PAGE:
Why are proponents of care:data resorting to rudeness about those who are not as convinced as they are?
When I attended the launch of MedConfidential in April of this year I was largely ignorant of the proposals to amass patient data by the Health and Social Care Information Centre (HSCIC) under the banner of care:data. I was concerned by what I heard, and I remain so: details were unclear and in many cases remain so, regarding what data will be gathered, and how, and for what purposes, and what arrangements will be to allow third party access to it, and whether or to what extent it will be anonymised, and whether patients’ consent will be sought, or assumed, or ignored.
What I did see, and was greatly impressed by, was a large group of people, from various backgrounds and roles, coming together, mostly on a purely voluntary basis (for instance, I took a day’s leave to attend), to discuss the implications of this.
The centralising and use of patient confidential data raises questions of profound importance, which don’t have easy answers: such as to what extent should people waive an expectation of privacy in order – for instance – to further medical research? These are issues which led two of my favourite bloggers to come to (digital) blows recently.
Yet earlier today I read an otherwise sensible piece on the subject (I am not saying I agree with it) by the high-profile columnist Polly Toynbee, which talked about her receiving letters from people who ask her to
investigate the dark forces planting cameras and microphones in their walls: they think I’m part of the conspiracy when I suggest this is a usually curable delusion, and their doctor is probably not part of the plot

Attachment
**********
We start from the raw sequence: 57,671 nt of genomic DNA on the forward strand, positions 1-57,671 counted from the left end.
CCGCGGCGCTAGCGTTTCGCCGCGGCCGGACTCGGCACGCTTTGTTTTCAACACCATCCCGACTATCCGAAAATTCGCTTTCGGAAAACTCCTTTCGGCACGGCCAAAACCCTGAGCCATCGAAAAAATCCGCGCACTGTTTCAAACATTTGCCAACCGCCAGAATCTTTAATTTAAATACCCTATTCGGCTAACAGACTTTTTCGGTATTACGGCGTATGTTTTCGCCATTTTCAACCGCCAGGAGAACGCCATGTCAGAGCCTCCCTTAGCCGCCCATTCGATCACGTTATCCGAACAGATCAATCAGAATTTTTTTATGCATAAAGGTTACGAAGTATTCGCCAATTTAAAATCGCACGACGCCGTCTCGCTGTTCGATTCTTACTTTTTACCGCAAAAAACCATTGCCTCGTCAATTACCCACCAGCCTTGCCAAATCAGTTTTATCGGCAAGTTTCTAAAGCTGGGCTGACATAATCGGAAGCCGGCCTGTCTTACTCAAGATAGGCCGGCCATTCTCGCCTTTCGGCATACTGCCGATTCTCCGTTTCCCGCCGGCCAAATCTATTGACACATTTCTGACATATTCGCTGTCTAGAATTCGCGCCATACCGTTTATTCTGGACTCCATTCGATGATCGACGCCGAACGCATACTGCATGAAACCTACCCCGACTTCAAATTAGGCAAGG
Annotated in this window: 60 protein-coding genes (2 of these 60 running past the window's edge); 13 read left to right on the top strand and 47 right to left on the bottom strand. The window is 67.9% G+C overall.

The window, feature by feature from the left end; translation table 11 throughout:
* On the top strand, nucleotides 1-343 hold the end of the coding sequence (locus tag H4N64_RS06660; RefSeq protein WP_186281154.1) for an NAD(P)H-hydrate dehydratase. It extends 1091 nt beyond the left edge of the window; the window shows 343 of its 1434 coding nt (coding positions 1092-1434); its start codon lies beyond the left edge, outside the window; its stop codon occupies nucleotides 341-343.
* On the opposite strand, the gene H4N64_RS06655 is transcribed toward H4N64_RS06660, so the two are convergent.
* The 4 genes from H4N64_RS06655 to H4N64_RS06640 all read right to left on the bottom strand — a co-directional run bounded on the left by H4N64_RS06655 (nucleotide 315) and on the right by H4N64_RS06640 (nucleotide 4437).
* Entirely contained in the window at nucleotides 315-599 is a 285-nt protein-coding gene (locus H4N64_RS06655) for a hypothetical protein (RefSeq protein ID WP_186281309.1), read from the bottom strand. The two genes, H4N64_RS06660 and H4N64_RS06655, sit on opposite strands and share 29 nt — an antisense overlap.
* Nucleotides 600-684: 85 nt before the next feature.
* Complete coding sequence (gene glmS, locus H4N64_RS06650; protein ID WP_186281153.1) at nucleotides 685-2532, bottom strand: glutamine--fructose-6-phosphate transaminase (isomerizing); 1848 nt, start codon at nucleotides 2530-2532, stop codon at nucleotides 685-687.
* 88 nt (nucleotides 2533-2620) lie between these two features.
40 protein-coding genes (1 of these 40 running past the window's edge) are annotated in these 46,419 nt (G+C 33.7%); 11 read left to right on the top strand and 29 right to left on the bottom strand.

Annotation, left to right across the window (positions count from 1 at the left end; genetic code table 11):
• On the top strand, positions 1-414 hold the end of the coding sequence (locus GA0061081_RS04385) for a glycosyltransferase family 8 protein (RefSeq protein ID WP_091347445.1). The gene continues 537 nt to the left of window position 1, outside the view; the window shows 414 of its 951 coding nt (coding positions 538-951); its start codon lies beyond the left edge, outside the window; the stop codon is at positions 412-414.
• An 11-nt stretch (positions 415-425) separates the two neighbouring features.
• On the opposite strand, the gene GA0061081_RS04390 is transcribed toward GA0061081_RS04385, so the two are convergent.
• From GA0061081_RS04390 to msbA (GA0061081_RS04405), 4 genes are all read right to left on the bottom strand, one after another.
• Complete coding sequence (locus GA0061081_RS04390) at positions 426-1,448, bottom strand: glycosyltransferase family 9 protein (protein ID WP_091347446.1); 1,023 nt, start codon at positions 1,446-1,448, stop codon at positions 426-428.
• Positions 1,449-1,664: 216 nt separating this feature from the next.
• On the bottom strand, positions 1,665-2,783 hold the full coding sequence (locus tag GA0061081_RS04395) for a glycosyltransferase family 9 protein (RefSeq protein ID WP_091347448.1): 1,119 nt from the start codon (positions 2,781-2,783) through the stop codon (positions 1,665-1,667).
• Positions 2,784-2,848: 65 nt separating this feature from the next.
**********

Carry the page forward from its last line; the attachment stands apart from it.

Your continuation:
I fail to see the relevance of this reference to people with a diagnosis of apparent paranoid schizophrenia, unless it is to draw an analogy by insinuation with
those not clinically ill [among whom] there is a growing trend to fear Big Brother and the state
This is nasty stuff, and leads one to wonder why she feels the need to resort to such a rhetorical device.
Someone who liked Toynbee’s post was Tim Kelsey, NHS National Director for Patients and Information, and former government “czar” for Transparency and Open Data. He described it as “seminal” on twitter. I’m sure Tim finds the constant questioning of the care:data plans irritating: his tweets are often replied to by people who are not as convinced as he is that it is unequivocally a Good Thing. An example of this irritation was his response to an observation by Calderdale councillor James Baker. James tweeted, in response to Tim’s “seminal” tweet
I don’t think using people’s data for research purposes without informed consent is ‘good for science’
This is unexceptional, and a fair comment. Tim’s reply* was certainly not
you can object and your data will not be extracted and you can make no contribution to society
I think that to suggest that someone who might object (in the context of a worrying lack of, er, transparency, about the details of care:data) to the extraction of their highly sensitive medical data is making “no contribution to society” is extraordinarily unfair, and, as James pointed out in reply
It’s an offensive thing to say to an elected representative who contributes a lot to society…It’s also using trying to use guilt and shame to persuade someone to partake in medical research. Unethical
I couldn’t agree more.
*It appears the tweet has now been deleted. Tim did reply to James saying
offence not intended – I meant contribution to health improvement thru sharing non PID
but there’s been no explanation or apology for that original tweet
3 responses to “Contributing to society?”
In fairness, Toynbee has toned down her smear tactics a
bit. This is from a 2006 column in support of CCTV and ID cards:
“Most journalists know those green-ink letters from psychotics
begging you to investigate dark forces who have inserted a chip
into their skulls as they slept or put microphones in their walls.”
Kelsey appears to have deleted his tweet now, but the underlying disrespect for those who don’t share the vision can’t be so easily erased.
Yes, you’re right. He also bizarrely says that no offence had been intended.